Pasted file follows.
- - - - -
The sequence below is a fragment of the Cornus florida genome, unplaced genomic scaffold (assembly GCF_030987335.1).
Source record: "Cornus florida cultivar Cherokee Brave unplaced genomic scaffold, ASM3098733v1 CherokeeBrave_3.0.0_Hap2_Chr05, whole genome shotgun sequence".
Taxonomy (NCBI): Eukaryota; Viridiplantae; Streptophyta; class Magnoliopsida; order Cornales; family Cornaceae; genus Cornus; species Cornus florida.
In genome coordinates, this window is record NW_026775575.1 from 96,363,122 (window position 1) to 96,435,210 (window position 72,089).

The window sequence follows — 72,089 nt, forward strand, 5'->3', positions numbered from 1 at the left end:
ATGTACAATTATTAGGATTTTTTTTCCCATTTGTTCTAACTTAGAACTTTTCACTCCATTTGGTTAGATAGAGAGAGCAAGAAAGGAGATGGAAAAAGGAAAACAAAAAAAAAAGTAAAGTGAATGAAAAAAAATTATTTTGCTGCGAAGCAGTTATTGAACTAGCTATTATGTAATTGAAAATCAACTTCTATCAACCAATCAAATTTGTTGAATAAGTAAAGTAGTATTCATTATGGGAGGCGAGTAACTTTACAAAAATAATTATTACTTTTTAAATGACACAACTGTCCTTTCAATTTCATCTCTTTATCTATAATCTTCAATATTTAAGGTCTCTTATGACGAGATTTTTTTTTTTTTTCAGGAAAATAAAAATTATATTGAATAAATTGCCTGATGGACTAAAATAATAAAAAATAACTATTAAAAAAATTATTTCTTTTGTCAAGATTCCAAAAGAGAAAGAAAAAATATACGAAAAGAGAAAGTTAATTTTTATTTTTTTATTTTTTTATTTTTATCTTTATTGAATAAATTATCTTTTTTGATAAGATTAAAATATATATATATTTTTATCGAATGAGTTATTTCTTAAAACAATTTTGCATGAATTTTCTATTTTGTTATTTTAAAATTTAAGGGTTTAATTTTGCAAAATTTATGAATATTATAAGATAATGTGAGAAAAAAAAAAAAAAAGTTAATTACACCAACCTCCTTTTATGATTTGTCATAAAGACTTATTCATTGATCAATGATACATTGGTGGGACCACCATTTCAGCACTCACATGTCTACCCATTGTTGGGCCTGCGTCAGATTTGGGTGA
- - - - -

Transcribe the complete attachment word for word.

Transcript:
The sequence below is a fragment of the Cornus florida genome, unplaced genomic scaffold (assembly GCF_030987335.1).
Source record: "Cornus florida cultivar Cherokee Brave unplaced genomic scaffold, ASM3098733v1 CherokeeBrave_3.0.0_Hap2_Chr05, whole genome shotgun sequence".
Taxonomy (NCBI): Eukaryota; Viridiplantae; Streptophyta; class Magnoliopsida; order Cornales; family Cornaceae; genus Cornus; species Cornus florida.
In genome coordinates, this window is record NW_026775575.1 from 96,363,122 (window position 1) to 96,435,210 (window position 72,089).

The window sequence follows — 72,089 nt, forward strand, 5'->3', positions numbered from 1 at the left end:
ATGTACAATTATTAGGATTTTTTTTCCCATTTGTTCTAACTTAGAACTTTTCACTCCATTTGGTTAGATAGAGAGAGCAAGAAAGGAGATGGAAAAAGGAAAACAAAAAAAAAAGTAAAGTGAATGAAAAAAAATTATTTTGCTGCGAAGCAGTTATTGAACTAGCTATTATGTAATTGAAAATCAACTTCTATCAACCAATCAAATTTGTTGAATAAGTAAAGTAGTATTCATTATGGGAGGCGAGTAACTTTACAAAAATAATTATTACTTTTTAAATGACACAACTGTCCTTTCAATTTCATCTCTTTATCTATAATCTTCAATATTTAAGGTCTCTTATGACGAGATTTTTTTTTTTTTTCAGGAAAATAAAAATTATATTGAATAAATTGCCTGATGGACTAAAATAATAAAAAATAACTATTAAAAAAATTATTTCTTTTGTCAAGATTCCAAAAGAGAAAGAAAAAATATACGAAAAGAGAAAGTTAATTTTTATTTTTTTATTTTTTTATTTTTATCTTTATTGAATAAATTATCTTTTTTGATAAGATTAAAATATATATATATTTTTATCGAATGAGTTATTTCTTAAAACAATTTTGCATGAATTTTCTATTTTGTTATTTTAAAATTTAAGGGTTTAATTTTGCAAAATTTATGAATATTATAAGATAATGTGAGAAAAAAAAAAAAAAAGTTAATTACACCAACCTCCTTTTATGATTTGTCATAAAGACTTATTCATTGATCAATGATACATTGGTGGGACCACCATTTCAGCACTCACATGTCTACCCATTGTTGGGCCTGCGTCAGATTTGGGTGA